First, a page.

Now reaching its tenth anniversary, bitching about the BBC Sound Of… list has become such a vital part of Christmas that John Lewis are already figuring out a way to get it into their 2012 festive campaign.
Anyway, that sacred season for giving tips and receiving disgruntled abuse is upon us, and to mark it, we’ve picked out some notable trends in the BBC Sound Of 2012 shortlist, which is as follows:
A$AP Rocky (Columbia Sony)
Azealia Banks (?)
Dot Rotten (Mercury/Universal)
Dry The River (RCA Sony)
Flux Pavilion (Circus/Atlantic)
Frank Ocean (Mercury/Universal)
Friends (Lucky Number)
Jamie N Commons (Luv Luv Luv/Island)
Lianne La Havas (Warner Bros UK)
Michael Kiwanuka (Polydor UK)
Niki & The Dove (Mercury)
Ren Harvieu (Island)
Spector (Luv Luv Luv/Fiction)
Stooshe (Warner Bros)
1. It’s a poor showing for independent labels
Last year, bands on indies made up nearly half the shortlist. This year, there
are only two is only one independent artist s: Friends (Lucky Number) and Flux Pavilion (Circus, which is independent as far as I can tell, though do correct me if I’m wrong). (I was wrong, thanks to @Nuxx on Twitter for pointing that out.
Being on the BBC poll is obviously great for a band and a label’s exposure. In the case of tiny labels like Lucky Number, recognition here can compensate for a small structure’s inability to lead the sort of regimented press campaigns orchestrated by the majors – getting posters on the tube, ads on the telly and whatnot.
2. The return of the guitar band! Err, not so much
Whereas in 2011 we had The Vaccines, Yuck, Mona, Anna Calvi, Warpaint and Esben & The Witch shredding all over the shop, this year there’s just Spector representing six strings, lone wolves lost in a forest of showier sounds. Considering The Vaccines’ appearance on 2011’s list and their subsequent successes, I’m genuinely surprised that one of Howler, 2:54, Tribes, Fixers and Gross Magic didn’t get a look-in.
3. It could be a snoozy 2012
I’d like to thank the BBC poll for making it 78% easier to think of what to get my parents for their birthdays/Christmas/Mothers’ Day/Fathers’ Day presents next year. Hi there, Jamie N Commons, Michael Kiwanuka, Ren Harvieu, Lianne La Havas and Dry The River! Watch out for Azealia and those scary cuss words! Yep, what some people are calling The New Boring looms LARGE and lumbering over this list.
4. There are five American acts on the list
In 2011, there were 12 British acts on the list – this year there are nine, cowed down by five American acts and a pair of Swedes. It’s long been said that US pop acts have been emulating British sounds, and Skrillex’s Neanderthal take on dubstep aside, A$AP Rocky, Azealia, Frank Ocean and Friends certainly aren’t borrowing a great deal off us.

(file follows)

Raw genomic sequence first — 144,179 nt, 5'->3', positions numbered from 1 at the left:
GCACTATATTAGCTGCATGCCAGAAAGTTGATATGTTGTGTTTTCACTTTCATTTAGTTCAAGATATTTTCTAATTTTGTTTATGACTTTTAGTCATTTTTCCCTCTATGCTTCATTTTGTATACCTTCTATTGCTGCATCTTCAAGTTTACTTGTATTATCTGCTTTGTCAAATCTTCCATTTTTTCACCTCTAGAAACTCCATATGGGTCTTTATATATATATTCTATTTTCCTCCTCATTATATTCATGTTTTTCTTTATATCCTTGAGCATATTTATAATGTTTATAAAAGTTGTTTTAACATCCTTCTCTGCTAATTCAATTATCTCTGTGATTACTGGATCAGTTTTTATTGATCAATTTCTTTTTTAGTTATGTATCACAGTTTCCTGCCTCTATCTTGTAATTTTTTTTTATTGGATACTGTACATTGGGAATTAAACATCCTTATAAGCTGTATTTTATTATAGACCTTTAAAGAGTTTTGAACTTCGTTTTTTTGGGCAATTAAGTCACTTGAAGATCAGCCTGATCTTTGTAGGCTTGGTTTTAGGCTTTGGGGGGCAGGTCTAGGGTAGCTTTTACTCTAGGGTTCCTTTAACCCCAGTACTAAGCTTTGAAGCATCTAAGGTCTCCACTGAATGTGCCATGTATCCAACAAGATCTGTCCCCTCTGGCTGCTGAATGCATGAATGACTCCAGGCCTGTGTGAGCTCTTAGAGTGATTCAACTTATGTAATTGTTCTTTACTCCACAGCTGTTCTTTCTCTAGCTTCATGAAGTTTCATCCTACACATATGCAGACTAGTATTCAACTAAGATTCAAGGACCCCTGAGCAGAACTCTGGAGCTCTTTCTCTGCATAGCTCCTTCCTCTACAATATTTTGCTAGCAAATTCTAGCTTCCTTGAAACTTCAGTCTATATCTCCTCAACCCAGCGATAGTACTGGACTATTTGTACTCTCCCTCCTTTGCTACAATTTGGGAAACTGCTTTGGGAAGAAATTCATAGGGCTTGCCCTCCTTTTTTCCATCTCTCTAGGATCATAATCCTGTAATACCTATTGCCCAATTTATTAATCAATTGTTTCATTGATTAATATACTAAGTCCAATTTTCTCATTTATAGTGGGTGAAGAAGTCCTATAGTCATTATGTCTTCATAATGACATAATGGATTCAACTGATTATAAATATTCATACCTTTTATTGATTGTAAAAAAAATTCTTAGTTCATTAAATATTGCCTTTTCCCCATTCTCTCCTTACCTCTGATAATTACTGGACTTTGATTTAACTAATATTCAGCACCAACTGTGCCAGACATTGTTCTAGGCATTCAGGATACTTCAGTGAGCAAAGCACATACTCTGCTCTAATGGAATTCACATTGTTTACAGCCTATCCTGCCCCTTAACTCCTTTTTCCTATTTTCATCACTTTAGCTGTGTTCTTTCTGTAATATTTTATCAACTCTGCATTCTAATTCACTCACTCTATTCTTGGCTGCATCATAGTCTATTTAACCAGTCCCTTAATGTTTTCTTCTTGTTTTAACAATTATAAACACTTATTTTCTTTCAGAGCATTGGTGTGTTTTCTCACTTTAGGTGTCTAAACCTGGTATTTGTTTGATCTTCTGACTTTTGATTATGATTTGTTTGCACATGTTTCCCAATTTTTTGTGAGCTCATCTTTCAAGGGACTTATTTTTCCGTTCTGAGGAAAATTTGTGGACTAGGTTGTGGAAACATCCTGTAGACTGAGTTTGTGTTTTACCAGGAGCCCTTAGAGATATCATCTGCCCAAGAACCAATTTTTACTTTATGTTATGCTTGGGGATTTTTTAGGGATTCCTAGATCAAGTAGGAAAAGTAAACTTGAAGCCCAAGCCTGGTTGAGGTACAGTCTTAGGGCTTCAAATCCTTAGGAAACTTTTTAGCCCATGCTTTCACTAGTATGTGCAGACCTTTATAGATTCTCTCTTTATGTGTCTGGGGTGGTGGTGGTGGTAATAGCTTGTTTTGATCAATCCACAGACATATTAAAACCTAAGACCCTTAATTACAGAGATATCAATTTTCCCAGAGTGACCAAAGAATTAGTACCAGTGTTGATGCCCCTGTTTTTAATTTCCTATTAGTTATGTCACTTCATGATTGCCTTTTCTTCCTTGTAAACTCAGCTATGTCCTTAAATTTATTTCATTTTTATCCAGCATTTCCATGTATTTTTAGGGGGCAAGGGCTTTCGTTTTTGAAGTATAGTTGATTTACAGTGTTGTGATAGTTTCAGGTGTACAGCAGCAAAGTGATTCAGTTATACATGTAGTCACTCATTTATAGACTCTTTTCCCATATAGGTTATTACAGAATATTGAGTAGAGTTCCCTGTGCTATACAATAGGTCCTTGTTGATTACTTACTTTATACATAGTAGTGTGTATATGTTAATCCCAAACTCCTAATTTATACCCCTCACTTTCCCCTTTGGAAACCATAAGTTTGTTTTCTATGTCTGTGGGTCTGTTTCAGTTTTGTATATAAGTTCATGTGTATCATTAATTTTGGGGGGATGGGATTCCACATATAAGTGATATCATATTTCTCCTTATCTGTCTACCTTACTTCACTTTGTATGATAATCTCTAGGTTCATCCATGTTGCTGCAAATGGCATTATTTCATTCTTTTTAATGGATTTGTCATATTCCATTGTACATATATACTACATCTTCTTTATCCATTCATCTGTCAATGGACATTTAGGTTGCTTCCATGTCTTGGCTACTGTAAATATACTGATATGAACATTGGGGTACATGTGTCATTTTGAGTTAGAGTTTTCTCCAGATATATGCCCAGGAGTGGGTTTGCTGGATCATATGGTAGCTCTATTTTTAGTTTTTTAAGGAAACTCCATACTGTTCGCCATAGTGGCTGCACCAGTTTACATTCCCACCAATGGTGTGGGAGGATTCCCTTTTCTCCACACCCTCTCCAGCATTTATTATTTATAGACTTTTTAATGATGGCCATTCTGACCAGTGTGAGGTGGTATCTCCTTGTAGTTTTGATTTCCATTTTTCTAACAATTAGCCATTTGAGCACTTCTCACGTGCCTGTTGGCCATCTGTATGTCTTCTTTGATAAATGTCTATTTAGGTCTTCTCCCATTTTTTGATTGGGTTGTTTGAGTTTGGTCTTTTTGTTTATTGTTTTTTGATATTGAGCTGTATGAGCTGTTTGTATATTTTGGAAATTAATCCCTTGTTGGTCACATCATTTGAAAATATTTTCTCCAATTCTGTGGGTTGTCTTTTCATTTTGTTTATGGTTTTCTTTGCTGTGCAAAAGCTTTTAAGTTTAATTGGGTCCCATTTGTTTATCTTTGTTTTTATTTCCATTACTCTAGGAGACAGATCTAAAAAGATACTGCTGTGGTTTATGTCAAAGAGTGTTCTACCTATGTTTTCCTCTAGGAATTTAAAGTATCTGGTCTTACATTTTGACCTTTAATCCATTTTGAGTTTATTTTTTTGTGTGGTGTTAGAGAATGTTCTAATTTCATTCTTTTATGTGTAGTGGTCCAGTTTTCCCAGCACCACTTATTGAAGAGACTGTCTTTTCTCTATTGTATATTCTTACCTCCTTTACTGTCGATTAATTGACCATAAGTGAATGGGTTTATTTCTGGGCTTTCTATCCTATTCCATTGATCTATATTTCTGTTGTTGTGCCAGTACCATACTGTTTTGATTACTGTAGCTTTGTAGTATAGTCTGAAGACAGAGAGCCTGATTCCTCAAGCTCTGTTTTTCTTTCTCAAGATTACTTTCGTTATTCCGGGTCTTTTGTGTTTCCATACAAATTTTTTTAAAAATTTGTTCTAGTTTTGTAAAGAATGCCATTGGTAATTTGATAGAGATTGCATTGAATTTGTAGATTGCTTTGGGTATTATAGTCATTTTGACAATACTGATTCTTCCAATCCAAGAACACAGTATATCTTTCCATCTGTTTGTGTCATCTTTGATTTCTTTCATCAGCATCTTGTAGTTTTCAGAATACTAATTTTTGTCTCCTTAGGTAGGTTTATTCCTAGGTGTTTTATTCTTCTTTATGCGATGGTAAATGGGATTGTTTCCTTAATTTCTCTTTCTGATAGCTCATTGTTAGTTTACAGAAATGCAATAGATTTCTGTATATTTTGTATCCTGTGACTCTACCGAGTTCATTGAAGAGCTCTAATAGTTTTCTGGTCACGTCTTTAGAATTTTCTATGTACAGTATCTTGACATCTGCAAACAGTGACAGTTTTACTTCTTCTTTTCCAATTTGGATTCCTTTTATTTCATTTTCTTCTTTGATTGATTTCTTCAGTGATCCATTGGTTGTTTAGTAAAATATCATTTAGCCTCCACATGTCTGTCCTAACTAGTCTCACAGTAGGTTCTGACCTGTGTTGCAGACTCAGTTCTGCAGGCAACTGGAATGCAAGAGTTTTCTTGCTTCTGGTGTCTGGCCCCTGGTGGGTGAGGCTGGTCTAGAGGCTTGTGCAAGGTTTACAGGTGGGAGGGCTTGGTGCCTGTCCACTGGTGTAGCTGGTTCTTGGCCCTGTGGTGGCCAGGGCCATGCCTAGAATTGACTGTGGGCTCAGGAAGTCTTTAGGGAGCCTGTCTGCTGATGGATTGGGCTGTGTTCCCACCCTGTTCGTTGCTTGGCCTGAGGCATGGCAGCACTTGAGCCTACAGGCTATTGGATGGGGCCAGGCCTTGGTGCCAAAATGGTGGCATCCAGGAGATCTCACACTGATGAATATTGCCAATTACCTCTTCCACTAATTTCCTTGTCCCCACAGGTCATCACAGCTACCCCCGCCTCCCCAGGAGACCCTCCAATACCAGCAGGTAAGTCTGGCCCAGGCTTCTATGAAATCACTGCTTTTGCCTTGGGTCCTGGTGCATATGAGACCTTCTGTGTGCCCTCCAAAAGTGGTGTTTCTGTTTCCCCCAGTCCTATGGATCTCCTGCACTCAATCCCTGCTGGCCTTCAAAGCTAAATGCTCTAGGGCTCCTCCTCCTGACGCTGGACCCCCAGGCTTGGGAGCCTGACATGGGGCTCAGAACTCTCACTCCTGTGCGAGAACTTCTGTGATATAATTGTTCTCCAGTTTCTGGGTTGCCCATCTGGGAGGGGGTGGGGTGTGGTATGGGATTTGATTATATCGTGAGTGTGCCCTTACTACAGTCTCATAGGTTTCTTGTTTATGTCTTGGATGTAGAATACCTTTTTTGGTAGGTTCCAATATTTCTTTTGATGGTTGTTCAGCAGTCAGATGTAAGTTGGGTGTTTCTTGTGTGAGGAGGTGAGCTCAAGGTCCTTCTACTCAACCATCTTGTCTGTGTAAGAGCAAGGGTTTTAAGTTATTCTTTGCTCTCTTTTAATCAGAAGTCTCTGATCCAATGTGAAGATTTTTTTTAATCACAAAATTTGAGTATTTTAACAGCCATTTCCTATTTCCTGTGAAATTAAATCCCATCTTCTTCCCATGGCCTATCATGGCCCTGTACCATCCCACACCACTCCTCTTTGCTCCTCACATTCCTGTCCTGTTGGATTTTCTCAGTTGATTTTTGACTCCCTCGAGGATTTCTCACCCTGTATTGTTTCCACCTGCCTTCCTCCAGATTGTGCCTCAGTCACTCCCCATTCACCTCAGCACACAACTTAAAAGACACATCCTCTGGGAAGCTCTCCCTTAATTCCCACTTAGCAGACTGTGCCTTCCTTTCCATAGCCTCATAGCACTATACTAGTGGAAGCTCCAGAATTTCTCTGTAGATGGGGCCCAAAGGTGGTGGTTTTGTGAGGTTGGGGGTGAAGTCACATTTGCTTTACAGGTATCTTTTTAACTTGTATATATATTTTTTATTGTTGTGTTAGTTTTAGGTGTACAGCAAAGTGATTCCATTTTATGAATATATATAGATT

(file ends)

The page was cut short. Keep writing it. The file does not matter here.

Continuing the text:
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5. The voting critics don’t seem to think that girlbands will dominate, as has been mooted
Recent statistics from the BPI showed that female artists now account for a record 33% of albums sold in the UK, and that’s mostly solo artists: Adele, Jessie J, Birdy and so on.
While the arrival of Oh My! and War Of Words sparked discussions about how the girlband could be making a resurgence, that’s not reflected here: only Stooshe – think Daphne & Celeste via Lily Allen – represent plural ladyhood. In fact, there’s very little straight-up pop on this list at all. Jessie J’s not going to have to give up her throne just yet, more’s the pity.
6. Notable by absence…
Obviously there are only 15 bands on this list so you can’t squeeze everyone on, but I was surprised not to see Howler, Charli XCX, Tribes, Alabama Shakes, Jessie Ware, 2:54 or King Krule on it, even if some of them aren’t bands I would personally tip.
7. The list is pretty hip-hop-heavy
A$AP Rocky, Azealia Banks, Dot Rotten, Frank Ocean: there’s a lot more hip-hop/grime here than there’s ever been before, looking at past years’ polls. Despite all now being signed to major labels, they all came to prominence through coverage on blogs – or y’know, being in Odd Future.
It’s looking increasingly like Frank’s gonna be OFWGKTA’s breakout star, not Tyler, whose album ‘Goblin’ is curiously absent from many publications’ end of year charts. We’ll see when their respective new records go head to head in the first half of 2012.
8. It’s hard to pick a winner this year
Prior to 2011’s roster coming out, everyone knew that it’d have James Blake, The Vaccines and Anna Calvi on it. This year, it doesn’t feel as though there are any bands particularly galvanising opinion, no dead certs, no obvious whipping boys like Viva Brother.
Does that mean we’re due a fallow year? I’d say not. We’ve had a few 2012 albums from new-ish bands through the office doors – Islet, Grimes, Tribes – and there’s plenty to love. On the poll’s tenth iteration, I think this lack of an obvious winner could be a really positive thing – something that had become very dry and predictable is suddenly an open playing field.
Niki And The Dove
Even though there’s little here that I personally find particularly thrilling (Niki & The Dove are the only band on it that I truly love – they took the number one spot on my BBC nomination form), and I expect many people will feel the same way, that’s not to say that the less exciting bands on it should be dismissed just because they have the temerity to appear on a high profile list of tips.
We have a propensity to murder bands in the crib in our snarky, cynical way, and whilst Skrillex’s electrocuted hornet sound will hopefully have a very short shelf life, there are several acts here that might not blossom until their second or third records. Much as it’s fun to debate, remember this: no-one is making you listen to any of these bands, so don’t get your undercrackers in too much of a twist over it.